“We want to be a family-owned company for generations to come,” Lisa Ingram said. “I really support that and I'm excited about that, and we continue every day to focus on how we can make it a great place to work for all of the other families that work for White Castle.”
Indeed, while keeping the business in the Ingram family has been good for consistency in strategy, it’s been particularly helpful in building a family-like culture that permeates everything White Castle does. The ethos of treating all 10,000 team members like part of the family is even baked into the company’s core values (“family inclusive, moment motivated, results driven, and continuous crave”).
“When we say it’s a family business, yes it’s a family-owned business, but you often find family connections among team members because they like that environment and bring folks in,” said Anthony Joseph, chief administrative officer and general counsel for White Castle. “And so we find in those cases that people thought they were just looking for a job, but then they found somewhere that really became a home and part of their lives.”
White Castle’s efforts to create a family environment go beyond words in a value statement. Chief people officer Kelley points out that the company has offered pensions and health care since the 1920s, and continues to offer its team members health insurance, life insurance, disability coverage, a 401k retirement savings plan, profit sharing based on compensation, tuition reimbursement, paid time off and an employee assistance program that supports team members through difficult personal circumstances.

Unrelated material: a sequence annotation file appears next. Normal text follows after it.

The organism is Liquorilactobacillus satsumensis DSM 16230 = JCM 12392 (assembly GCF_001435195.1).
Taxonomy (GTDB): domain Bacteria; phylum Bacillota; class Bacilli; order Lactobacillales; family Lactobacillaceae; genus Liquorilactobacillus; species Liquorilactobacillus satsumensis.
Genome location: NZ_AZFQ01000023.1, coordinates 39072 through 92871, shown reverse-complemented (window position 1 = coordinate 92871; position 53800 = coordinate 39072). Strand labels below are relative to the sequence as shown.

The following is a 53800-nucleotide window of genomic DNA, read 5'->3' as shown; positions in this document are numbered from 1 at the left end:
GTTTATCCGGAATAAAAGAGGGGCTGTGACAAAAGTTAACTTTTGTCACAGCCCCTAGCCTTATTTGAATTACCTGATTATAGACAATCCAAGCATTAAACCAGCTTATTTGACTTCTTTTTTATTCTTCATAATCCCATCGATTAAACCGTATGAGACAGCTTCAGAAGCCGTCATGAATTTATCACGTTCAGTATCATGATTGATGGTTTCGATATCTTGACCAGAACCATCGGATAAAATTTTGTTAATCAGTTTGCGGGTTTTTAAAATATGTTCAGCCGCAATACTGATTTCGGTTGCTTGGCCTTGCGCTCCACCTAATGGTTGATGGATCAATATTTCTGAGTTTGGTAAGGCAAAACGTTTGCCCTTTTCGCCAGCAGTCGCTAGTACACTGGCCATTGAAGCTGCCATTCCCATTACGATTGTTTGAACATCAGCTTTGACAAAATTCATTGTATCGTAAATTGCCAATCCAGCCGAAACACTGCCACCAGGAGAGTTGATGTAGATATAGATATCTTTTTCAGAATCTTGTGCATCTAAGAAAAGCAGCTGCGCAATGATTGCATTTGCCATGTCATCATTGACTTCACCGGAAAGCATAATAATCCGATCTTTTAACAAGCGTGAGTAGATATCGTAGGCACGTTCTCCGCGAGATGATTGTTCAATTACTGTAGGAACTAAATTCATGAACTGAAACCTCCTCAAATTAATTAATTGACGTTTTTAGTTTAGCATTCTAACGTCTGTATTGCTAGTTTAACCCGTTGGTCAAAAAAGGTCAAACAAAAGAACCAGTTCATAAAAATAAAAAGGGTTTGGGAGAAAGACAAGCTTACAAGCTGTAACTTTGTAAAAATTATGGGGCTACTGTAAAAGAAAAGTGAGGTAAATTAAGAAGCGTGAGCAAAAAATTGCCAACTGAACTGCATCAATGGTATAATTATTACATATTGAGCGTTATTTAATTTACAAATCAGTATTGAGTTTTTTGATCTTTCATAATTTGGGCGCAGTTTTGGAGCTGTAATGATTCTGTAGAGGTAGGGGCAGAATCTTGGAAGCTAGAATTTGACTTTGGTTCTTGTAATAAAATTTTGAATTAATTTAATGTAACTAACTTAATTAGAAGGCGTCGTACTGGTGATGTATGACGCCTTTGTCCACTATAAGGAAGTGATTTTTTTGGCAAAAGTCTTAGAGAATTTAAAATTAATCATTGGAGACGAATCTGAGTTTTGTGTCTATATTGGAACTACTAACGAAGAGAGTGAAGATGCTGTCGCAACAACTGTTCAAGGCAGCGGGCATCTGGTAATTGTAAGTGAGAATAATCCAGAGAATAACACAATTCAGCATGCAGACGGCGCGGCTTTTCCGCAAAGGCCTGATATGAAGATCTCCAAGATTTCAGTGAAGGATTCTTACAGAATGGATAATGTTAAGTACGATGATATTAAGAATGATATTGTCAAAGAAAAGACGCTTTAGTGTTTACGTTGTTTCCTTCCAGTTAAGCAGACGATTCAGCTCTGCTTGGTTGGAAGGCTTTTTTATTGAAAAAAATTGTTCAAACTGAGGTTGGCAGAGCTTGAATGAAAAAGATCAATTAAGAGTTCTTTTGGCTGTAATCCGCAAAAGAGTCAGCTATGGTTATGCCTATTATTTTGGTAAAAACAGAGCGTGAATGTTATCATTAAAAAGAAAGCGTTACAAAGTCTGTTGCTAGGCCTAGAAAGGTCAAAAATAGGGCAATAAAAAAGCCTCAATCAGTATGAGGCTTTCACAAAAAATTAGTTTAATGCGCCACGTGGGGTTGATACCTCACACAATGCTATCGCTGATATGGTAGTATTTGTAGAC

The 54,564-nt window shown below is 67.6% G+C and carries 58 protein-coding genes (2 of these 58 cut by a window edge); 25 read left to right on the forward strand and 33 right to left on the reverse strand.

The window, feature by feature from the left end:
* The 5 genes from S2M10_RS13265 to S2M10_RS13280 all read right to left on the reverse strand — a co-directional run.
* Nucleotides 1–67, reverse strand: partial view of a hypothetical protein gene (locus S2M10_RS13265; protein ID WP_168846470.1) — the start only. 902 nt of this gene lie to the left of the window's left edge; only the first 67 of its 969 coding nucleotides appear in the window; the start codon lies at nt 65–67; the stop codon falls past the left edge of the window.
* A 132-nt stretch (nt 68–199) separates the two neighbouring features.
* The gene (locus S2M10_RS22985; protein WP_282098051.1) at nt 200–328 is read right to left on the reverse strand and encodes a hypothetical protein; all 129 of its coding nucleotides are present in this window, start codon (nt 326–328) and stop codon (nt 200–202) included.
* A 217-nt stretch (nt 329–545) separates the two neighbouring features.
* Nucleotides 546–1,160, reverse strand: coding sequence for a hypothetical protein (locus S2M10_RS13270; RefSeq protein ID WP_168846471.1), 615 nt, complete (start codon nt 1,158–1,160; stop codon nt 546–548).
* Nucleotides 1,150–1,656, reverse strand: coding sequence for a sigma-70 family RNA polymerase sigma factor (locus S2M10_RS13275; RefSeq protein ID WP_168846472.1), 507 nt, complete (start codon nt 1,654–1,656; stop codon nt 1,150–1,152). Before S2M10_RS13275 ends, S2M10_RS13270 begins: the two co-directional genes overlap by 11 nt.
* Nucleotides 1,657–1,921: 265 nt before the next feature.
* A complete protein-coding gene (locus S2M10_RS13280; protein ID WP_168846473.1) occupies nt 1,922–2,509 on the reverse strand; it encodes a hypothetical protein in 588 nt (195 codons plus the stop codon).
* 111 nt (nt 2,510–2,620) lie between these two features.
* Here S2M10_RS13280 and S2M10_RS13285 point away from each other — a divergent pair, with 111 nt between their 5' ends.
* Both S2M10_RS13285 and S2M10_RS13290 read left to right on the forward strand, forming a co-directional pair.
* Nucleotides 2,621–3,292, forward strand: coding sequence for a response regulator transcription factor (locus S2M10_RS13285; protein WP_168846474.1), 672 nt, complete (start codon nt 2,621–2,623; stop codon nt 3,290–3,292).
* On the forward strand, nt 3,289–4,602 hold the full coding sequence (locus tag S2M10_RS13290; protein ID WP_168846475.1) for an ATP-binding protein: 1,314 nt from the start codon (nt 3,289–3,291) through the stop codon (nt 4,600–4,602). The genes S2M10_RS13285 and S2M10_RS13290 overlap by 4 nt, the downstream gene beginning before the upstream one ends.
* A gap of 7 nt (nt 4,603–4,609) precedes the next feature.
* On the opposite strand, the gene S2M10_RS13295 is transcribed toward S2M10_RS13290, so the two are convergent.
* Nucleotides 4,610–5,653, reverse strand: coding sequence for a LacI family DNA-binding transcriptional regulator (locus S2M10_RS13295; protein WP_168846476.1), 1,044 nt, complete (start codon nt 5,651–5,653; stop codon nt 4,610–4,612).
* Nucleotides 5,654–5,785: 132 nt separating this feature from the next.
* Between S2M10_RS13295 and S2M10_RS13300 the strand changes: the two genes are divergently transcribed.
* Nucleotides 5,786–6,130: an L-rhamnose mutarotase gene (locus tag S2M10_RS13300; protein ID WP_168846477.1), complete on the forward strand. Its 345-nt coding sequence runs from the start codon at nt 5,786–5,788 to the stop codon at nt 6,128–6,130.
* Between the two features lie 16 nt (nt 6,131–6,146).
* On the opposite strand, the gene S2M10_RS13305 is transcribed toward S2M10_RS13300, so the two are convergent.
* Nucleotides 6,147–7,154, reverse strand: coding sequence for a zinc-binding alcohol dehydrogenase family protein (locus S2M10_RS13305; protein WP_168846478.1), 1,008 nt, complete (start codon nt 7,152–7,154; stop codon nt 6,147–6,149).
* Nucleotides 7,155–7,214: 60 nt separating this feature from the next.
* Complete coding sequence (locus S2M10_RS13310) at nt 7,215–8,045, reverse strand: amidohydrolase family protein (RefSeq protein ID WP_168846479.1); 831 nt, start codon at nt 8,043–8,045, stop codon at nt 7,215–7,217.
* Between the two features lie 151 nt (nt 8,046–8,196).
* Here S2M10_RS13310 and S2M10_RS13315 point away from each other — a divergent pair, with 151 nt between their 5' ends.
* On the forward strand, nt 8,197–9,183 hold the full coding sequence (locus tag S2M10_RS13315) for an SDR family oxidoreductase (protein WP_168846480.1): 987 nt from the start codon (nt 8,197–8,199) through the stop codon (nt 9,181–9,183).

To accomplish all this while selling $1 sliders, White Castle leans on its historical foundation. The company’s new headquarters, opened in 2019, sits on 18 acres just outside of downtown Columbus, a plot of land that the company has owned since Ingram the original relocated the company from Wichita in 1934. White Castle built another office and five apartment buildings on the plot and today uses the proceeds from those investments to support employee benefit plans.
To understand just how much White Castle’s commitment to its employees pays dividends, look no further than the company’s 25-Year Club, a prestigious recognition for anyone who spends a quarter-century with the organization. Every year, White Castle inducts dozens of employees into the Club at a special ceremony hosted at headquarters. On top of the all-expenses paid trip to Columbus, new members are given a gold watch to recognize the achievement.
Even as hiring and retention remain challenges for White Castle, just as they are for any restaurant company today, the brand sees about 3-4% turnover among its general managers.
“We have tremendous retention among our general managers, and of course that’s one of the key positions in the organization,” Joseph said. “Our tenure there is well over 10 years. [It’s] a very diverse group, mostly women, mostly people of color. And so those are opportunities that frankly you don't get in a lot of other businesses.”
White Castle likes to describe its employment opportunities as being “a great first job, a great second chance and a great third act,” Kelley said. But with 2,206 people having been inducted into the 25-Year-Club in its history, it’s evident that White Castle is just as much a lifelong career opportunity for its team members.